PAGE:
10 Amazing Winter Survival Stories
No matter how we might shelter ourselves with technology and scientific knowledge, there are forces in the natural world that can quickly remind us how little control we actually have. Old Man Winter is notorious for showing no mercy to those who underestimate him. He has defeated armies, wiped out entire civilizations – and even, on occasion, reshaped the face of the Earth.
Still, thousands of people tempt fate each season by venturing out into the cold without the supplies, knowledge, or skill to deal with an emergency situation. While the majority of these adventurers will go their entire lives without being buried in an avalanche or freezing in the dark, there are a few who aren’t so lucky – as you’ll see:
On January 22, 2004, logger Greg Clark was boating off the southeastern coast of Alaska with his long-time sidekick, Brick, a black Labrador. At 12:23 p.m., Clark sent out a distress call, saying that his boat had struck rocks somewhere near Heceta Island. By the time help arrived, there was no sign of Clark or Brick. Searchers combed the area for three days, finding only an unused survival suit and pieces of boat wreckage.
One month later, Clark’s former friend Kevin Dau was out with his father off Heceta Island when he spotted what he first thought was a wolf. However, upon closer inspection, he recognized that it was Brick, who had somehow survived the icy waters and made his way to shore – where he endured sub-zero temperatures, treacherous terrain, and an almost complete lack of food. Kevin reported that when he called Brick’s name, he immediately dove into the frigid water and swam to the boat fast enough to cause a wake, despite being injured, malnourished, and sick from exposure.
Jan Baalsrud was an expatriate Norwegian Commando and all-round badass, who participated in covert operations to provide supplies for the Norwegian resistance during the WWII Nazi occupation. After being betrayed and ambushed by German soldiers, Baalsrud fought back, and managed to escape – despite having one of his toes blown off in the skirmish.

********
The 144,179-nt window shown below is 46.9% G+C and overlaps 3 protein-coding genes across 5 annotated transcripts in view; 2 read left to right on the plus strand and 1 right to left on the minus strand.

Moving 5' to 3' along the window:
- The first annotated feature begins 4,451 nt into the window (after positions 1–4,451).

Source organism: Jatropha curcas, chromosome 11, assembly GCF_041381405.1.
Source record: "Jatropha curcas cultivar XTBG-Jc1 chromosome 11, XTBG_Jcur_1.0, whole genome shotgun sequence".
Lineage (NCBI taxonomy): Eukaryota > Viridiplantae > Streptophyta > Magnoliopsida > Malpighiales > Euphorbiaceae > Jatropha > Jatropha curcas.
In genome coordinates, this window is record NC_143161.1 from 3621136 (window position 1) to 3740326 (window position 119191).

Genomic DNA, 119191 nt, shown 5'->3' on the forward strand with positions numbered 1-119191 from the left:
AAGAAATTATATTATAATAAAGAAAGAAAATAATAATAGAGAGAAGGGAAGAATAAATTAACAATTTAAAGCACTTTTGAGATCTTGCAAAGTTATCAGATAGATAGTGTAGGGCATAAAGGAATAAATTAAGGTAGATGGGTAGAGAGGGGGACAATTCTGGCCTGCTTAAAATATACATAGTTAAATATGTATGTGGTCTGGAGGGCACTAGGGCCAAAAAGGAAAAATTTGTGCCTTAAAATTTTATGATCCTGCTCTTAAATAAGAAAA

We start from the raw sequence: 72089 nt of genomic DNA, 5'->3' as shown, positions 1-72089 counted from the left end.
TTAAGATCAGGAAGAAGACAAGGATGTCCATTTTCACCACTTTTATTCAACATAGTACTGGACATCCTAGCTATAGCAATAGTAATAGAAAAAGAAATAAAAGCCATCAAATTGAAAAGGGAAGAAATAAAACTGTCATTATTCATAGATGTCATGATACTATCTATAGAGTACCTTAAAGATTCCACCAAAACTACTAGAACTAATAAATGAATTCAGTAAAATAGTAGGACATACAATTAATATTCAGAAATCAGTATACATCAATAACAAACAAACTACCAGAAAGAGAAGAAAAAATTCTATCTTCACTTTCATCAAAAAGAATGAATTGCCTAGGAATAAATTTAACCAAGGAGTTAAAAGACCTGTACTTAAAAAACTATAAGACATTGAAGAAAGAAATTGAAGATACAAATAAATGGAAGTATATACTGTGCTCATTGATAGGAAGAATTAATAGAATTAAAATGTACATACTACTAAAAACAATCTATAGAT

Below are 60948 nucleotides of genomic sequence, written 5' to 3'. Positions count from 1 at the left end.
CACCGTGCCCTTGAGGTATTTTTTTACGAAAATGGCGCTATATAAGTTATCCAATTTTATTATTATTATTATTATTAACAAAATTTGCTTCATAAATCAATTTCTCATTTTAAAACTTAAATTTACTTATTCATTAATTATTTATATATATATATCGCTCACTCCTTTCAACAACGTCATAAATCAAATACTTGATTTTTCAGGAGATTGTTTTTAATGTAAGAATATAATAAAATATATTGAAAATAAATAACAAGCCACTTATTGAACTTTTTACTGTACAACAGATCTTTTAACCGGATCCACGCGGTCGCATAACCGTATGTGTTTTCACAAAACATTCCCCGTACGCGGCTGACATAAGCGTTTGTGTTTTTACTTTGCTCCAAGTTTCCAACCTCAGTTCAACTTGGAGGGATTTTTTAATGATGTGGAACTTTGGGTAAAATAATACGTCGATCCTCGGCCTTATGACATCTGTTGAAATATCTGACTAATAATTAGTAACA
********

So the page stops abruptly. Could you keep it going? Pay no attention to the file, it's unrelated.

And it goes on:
Lacking any supplies, and wearing light clothing and only one shoe, he trekked across the Norwegian mountain country, surviving an avalanche and suffering extreme frostbite before finally stumbling into a small village where locals took him in.
Beck Weathers survived 18 hours in sub-zero temperatures in the so-called “death zone” of the mighty Mount Everest, before miraculously regaining his senses and crawling back to camp. Upon his return, he was found to have corneal lacerations, hypothermia, and a severe case of frostbite that would later result in the amputation of both of his hands. His experiences are narrated in Jon Krakauer’s bestseller, Into Thin Air, which tells the story of the ill-fated expedition that resulted in the deaths of eight people during the worst climbing season in the history of Everest.
A 45-year-old unnamed man from southern Sweden was found huddled in a sleeping bag in the back seat of his car, after being snowbound for 2 months on a remote forest road. Doctors were shocked to find that he had survived for so long without food, leading many to believe that his body must have adjusted to the low temperature; much like a bear, his body would have switched into a temporary state of dormancy. This amazing ability allowed him to survive longer than any other victim of a snowbound car on record.
The Donner-Reed party was a group of American pioneers who, in 1846, set out for California by wagon train, only to be delayed by a series of unfortunate mishaps and navigational errors. These accidents forced them to spend the rest of that winter snowbound in the Sierra Nevada Mountains. As many in the party began to succumb to exposure, starvation, and sickness, some of the others resorted to eating the dead.
Only 48 of the original 87 members of the Donner-Reed party lived through the winter and made it to California. Their infamous tale has been told for generations since – a testament to the human will to survive.